I Don’t Need a Credit Card But Want to Build Credit. What Can I Do?
Good credit is essential if you hope to borrow money one day for things like a new carÂ or home. But good credit can also be important for smaller things like renting an apartment or even landing a new job. And one of the easiest ways to build the credit necessary for these things is by getting aÂ credit card.
If you have no credit, or even bad credit, and you’re averse to getting a secured credit card to help improve your credit, there are other ways to go about establishing and building good credit.
Here are three otherÂ options for building credit andÂ improving your credit scores.
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1. Get a Credit-Builder Loan
A credit builder loan is a loan with a set amount you pay back over a set period of time (referred to as an installment loan). Most have repayment terms ranging from six months to 18 months, and because theseÂ loans are reported to one or more of the three national credit reporting agencies, on-time payments will help build up your credit.
Hereâs how it works: A lender places your loan into a savings account, which you canât touch until youâve paid it off in full, allowing you to build credit and savings at the same time. And because loan amounts for credit builder loans can be quite small (just $500) it can be much easier to make monthly loan payments.
Credit-builder loans are best for peopleÂ with no credit or bad credit. But, if you have good credit but don’t have anyÂ installment accounts on your creditÂ report, a credit-builder loan could potentially raise your score since account mix is another major credit-scoring factor.
2. Pay Your RentÂ
If you’re in the process of moving or need to do so in the near future, it’s a good idea to find a landlord who reports your rent payments to the major credit bureaus. Depending on what credit report or credit score is being used,Â theseÂ on-time monthly rent payments can give you a quick and easy credit reference and help you qualify for a loan (or at least another apartment down the road).
3. Become an Authorized User
Asking your spouse, partner or even your parent to add you onto one of their accounts as an authorized user could give your credit a boost. If the account they put you on has a perfect payment history and low balances, youâll likely get âcreditâ when that account starts appearing on your credit reports. You wonât necessarily need to use the card to benefit from this strategy. It is a good idea to have your friend or family member check with their issuer to be sure that it reports authorized users to the three major credit reporting agencies (not all do).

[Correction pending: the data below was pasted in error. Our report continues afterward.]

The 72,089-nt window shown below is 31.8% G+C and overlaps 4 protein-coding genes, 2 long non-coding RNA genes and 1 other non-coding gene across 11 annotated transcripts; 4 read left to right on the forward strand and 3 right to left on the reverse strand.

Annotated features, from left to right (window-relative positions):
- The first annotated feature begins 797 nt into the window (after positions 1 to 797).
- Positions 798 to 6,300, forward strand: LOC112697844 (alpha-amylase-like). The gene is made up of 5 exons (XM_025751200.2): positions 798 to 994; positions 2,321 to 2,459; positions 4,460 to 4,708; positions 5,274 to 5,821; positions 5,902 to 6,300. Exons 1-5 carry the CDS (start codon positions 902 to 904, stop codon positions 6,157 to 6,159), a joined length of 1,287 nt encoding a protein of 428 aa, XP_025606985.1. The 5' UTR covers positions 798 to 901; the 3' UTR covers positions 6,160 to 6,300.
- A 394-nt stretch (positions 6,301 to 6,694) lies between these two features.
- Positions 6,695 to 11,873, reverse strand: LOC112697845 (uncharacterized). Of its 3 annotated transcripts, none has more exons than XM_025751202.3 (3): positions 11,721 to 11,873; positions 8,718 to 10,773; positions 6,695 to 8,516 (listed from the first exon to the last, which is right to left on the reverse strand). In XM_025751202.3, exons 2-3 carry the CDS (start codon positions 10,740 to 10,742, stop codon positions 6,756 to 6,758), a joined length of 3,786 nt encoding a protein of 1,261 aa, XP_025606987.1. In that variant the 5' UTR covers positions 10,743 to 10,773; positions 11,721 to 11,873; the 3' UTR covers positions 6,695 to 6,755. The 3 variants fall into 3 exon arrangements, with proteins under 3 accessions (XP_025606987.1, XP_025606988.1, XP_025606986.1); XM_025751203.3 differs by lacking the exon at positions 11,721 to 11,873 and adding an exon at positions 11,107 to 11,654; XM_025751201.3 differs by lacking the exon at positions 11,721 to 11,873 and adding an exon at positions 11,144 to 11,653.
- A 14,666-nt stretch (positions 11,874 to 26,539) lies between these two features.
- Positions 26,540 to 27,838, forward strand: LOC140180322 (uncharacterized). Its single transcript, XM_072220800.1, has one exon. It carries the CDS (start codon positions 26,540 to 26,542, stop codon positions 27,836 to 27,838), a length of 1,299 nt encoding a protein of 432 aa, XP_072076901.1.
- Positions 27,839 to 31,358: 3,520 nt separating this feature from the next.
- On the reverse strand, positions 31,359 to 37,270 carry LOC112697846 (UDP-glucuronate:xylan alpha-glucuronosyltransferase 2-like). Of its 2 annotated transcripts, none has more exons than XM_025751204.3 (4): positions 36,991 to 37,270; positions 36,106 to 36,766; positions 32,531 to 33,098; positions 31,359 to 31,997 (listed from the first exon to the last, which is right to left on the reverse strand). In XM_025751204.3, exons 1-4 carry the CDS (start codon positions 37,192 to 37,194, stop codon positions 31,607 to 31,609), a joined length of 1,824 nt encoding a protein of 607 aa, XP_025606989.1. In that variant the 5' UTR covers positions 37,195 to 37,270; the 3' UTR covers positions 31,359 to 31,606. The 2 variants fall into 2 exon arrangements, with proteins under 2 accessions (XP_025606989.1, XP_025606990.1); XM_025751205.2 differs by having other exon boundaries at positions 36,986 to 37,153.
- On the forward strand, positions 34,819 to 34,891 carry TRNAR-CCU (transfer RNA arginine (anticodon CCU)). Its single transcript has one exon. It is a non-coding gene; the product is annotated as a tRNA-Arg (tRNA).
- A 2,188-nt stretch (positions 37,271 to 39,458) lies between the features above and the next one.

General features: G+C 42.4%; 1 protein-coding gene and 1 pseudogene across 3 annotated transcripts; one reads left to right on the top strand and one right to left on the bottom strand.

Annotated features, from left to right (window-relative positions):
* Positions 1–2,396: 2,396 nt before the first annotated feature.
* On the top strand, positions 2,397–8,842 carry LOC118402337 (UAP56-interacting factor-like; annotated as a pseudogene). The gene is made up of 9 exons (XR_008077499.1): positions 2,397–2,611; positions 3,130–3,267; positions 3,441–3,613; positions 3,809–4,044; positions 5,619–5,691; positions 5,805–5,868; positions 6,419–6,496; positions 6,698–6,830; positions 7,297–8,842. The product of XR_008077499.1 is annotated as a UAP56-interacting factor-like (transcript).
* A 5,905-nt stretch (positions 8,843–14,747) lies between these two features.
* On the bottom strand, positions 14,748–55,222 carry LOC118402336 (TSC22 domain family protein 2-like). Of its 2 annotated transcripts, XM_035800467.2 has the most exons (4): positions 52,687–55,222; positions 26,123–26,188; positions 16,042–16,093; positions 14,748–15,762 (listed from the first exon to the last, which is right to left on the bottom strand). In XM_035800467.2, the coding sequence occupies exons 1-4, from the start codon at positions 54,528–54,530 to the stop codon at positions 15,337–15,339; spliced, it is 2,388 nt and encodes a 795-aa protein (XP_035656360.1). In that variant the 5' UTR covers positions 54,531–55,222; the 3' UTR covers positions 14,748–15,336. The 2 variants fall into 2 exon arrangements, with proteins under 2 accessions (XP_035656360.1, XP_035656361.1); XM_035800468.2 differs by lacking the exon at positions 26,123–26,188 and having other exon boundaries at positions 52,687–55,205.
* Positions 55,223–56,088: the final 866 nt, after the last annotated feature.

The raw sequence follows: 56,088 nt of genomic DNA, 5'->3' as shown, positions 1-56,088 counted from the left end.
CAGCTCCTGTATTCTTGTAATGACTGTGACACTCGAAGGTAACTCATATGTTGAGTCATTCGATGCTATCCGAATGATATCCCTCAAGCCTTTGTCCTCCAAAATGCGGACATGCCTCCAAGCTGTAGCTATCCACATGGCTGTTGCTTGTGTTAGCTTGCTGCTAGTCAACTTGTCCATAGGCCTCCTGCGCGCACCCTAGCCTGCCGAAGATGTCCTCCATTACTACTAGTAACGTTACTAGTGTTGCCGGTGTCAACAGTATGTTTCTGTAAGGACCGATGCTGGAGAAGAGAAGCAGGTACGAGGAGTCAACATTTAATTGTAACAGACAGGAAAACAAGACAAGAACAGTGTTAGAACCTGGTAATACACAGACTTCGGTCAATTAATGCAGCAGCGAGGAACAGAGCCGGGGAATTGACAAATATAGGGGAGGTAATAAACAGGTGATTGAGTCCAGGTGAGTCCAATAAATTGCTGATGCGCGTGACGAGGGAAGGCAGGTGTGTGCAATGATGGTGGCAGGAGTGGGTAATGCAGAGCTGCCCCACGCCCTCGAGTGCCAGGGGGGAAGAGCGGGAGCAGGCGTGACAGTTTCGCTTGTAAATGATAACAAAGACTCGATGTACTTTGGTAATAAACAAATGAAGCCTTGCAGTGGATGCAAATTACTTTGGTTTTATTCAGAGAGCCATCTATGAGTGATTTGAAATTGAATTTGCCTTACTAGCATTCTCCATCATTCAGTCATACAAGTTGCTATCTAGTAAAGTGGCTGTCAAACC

Remember, one of the most important things in building good credit is making timely loan and bill payments. Bills like rent or utilities may not be universally reported to the credit bureaus, but if they go unpaid long enough, they can hurt your credit, especially if they go into collection. (You can see how any collections accounts may be affecting your credit by viewing your two free credit scores, updated every 14 days, on Credit.com.)
If your credit is in rough shape, due to a collection account or other payment history troubles, you may be able to improve your scores by paying delinquent accounts, addressing high credit card balances and disputing any errors that may be weighing them down. And remember, you can build good credit in the long term by keeping debt levels low, making timely payments and adding to theÂ mix of accounts you haveÂ as your score and wallet can handle it.
[Offer:Â If you need help fixing your credit, Lexington Law can help you meet your goals.Â Learn more about them hereÂ or call them atÂ (844) 346-3296Â for a free consultation.]
More on Credit Reports & Credit Scores:
- The Credit.com Credit Reports Learning Center
- How to Get Your Free Annual Credit Report
- How Credit Impacts Your Day-to-Day Life
Image:Â Jacob Ammentorp Lund
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